That communication piece, we launched immediately a COVID-19 resource page with best practices and guidance from the state, and local health department, we’ve put on probably 20 events that were specifically about COVID, everything from HR practices, to liability, to hosting a business executive in a telephone town hall, how they have responded to share best practices. Significant shift in our focus and resources as I said about half our time, I think has been spent on COVID since then. And the biggest effort then has been with a partnership we’ve formed with public health, the Regional Recovery Council. We’ve been meeting weekly since early April to ensure that there’s a balance between economic health and public health, as policy decisions were made. They’ve been great partners. We’ve made very good progress working together for this region. I think it’s unique from what we understand. Unique in the state that our two organizations are working together as closely as we are.
Joe: Yeah. Such an interesting partnership they’re bringing those two entities. Because one can get out of balance with the other and not pay attention to the other side of the equation but it’s been amazing to watch in step coordination. Was there any… And also real quick on the communication piece as a marketer that was just so helpful from my end and I’m sure for many other businesses around here, because you have this global messaging going out and some of it’s applicable, a lot of it’s not, and for you to create more local pieces that are relevant to us as local businesses trying to serve other local customers, helps to make this huge message much more digestible and how to put it into action. And so thank you for that.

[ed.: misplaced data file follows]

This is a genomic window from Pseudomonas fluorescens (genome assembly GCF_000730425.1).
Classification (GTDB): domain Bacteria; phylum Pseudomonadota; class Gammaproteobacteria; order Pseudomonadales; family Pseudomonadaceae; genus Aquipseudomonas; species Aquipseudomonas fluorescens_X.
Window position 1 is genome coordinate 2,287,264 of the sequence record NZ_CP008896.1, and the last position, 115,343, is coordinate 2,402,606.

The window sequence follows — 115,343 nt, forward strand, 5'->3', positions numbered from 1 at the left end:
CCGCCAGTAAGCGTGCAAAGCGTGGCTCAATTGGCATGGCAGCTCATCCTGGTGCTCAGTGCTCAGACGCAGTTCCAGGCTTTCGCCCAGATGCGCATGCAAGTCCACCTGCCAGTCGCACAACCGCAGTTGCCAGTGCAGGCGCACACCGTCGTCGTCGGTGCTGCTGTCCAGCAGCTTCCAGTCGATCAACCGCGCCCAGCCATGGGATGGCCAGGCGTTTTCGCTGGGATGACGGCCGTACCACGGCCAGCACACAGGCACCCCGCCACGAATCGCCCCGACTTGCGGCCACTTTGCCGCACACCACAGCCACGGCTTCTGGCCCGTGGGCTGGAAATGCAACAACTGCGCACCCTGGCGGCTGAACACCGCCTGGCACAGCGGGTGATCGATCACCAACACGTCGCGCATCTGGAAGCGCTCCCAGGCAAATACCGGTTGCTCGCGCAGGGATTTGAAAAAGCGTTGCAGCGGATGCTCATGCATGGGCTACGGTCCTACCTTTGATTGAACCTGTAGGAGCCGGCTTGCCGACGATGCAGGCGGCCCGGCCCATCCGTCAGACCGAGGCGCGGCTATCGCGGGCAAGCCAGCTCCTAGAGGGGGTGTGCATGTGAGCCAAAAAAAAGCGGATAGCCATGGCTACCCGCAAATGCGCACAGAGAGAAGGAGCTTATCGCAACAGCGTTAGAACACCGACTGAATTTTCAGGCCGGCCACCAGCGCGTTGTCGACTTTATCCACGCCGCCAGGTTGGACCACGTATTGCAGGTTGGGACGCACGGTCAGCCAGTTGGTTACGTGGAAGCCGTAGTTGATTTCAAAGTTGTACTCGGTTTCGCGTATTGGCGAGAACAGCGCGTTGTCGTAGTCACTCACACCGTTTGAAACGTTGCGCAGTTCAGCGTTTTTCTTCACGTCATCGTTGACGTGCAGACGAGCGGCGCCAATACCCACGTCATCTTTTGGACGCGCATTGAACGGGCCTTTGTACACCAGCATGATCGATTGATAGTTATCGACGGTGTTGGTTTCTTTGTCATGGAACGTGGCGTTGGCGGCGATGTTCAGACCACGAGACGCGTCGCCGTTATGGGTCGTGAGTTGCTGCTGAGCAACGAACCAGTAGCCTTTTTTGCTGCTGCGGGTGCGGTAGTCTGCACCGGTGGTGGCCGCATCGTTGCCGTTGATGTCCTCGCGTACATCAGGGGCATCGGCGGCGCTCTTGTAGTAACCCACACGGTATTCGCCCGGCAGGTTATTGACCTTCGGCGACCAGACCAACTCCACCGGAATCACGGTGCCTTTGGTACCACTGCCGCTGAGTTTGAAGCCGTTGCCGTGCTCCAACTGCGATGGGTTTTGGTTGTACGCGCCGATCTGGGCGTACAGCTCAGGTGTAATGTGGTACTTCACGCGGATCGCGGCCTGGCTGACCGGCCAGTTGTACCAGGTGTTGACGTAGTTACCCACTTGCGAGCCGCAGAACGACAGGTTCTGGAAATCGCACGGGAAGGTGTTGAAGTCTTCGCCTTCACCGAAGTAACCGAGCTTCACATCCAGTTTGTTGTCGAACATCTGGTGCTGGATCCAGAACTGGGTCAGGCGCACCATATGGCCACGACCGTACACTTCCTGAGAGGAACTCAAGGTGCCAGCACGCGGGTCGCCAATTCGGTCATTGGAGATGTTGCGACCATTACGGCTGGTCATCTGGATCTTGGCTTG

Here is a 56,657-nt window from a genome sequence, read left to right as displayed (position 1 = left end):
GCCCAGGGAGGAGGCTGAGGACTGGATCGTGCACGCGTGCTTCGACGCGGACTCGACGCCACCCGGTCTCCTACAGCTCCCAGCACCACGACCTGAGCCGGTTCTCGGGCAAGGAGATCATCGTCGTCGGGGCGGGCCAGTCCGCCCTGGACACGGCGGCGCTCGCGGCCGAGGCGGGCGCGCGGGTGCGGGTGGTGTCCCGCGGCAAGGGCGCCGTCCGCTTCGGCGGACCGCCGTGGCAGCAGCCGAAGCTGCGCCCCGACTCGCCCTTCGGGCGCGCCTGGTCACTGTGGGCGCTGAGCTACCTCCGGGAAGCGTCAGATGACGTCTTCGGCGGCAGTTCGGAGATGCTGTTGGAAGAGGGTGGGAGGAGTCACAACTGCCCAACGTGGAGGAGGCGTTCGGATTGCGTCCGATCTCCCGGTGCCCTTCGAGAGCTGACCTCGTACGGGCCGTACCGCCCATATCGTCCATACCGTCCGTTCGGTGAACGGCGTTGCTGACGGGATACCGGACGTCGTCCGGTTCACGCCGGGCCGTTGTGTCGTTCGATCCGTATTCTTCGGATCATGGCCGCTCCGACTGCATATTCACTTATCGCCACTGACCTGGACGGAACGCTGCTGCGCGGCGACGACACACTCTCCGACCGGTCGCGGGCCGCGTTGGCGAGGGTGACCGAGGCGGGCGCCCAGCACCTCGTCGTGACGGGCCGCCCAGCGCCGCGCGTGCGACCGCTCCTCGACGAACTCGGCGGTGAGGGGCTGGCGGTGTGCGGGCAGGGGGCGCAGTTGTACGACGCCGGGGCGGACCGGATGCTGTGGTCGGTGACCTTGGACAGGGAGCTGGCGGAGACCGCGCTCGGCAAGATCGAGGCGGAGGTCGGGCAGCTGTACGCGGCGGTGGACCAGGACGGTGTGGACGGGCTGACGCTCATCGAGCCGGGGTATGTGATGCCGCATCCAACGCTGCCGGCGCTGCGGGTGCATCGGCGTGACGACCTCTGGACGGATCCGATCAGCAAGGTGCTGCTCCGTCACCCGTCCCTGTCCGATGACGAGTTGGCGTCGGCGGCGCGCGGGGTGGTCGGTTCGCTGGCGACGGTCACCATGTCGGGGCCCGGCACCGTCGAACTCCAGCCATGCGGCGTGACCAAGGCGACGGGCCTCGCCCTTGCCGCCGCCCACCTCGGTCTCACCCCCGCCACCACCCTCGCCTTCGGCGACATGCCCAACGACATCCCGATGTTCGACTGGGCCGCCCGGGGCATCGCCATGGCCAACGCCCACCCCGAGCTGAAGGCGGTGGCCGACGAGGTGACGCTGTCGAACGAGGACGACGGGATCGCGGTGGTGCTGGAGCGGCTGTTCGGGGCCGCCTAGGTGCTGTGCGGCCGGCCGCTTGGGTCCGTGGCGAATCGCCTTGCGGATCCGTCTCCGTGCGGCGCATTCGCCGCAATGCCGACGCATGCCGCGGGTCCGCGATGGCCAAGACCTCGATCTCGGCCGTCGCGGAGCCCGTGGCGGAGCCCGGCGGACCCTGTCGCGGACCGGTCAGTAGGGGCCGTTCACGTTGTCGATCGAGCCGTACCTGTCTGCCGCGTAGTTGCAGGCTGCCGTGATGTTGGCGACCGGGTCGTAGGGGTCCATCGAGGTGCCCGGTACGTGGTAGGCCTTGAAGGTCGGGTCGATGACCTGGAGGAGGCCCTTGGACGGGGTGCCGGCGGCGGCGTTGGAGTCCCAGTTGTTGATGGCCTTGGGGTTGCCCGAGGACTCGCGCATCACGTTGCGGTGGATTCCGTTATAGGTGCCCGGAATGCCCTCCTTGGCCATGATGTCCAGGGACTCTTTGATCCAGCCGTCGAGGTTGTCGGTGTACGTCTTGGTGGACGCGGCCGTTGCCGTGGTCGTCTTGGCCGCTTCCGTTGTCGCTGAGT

I really do appreciate. That’s certainly had meant a lot to me. It stood out to me as far as how you responded. Was there any model that you could even pull from as far as how to respond? Was there anything that you or the city looked at and said, “Here’s how this happened in 1918,” or some sort of past, I don’t know, situation where you could go, “Okay, here’s what we need to do as an organization in response,” or was it already sort of learning as you go?
Dirk: The technology has changed so much since 1918. I think the lessons that we drew from then were that, even then there were pockets of resistance to basic public health practices like wearing a face mask. It’s human nature. I’d say that initially one area we drew some inspiration from was the governor’s council on economic stabilization and growth. I served on that for a period of time representing areas outside the Metro Denver community. And that was an inspiration for me and how we shaped the Regional Recovery Council and just recognizing the important need to work closely with public health.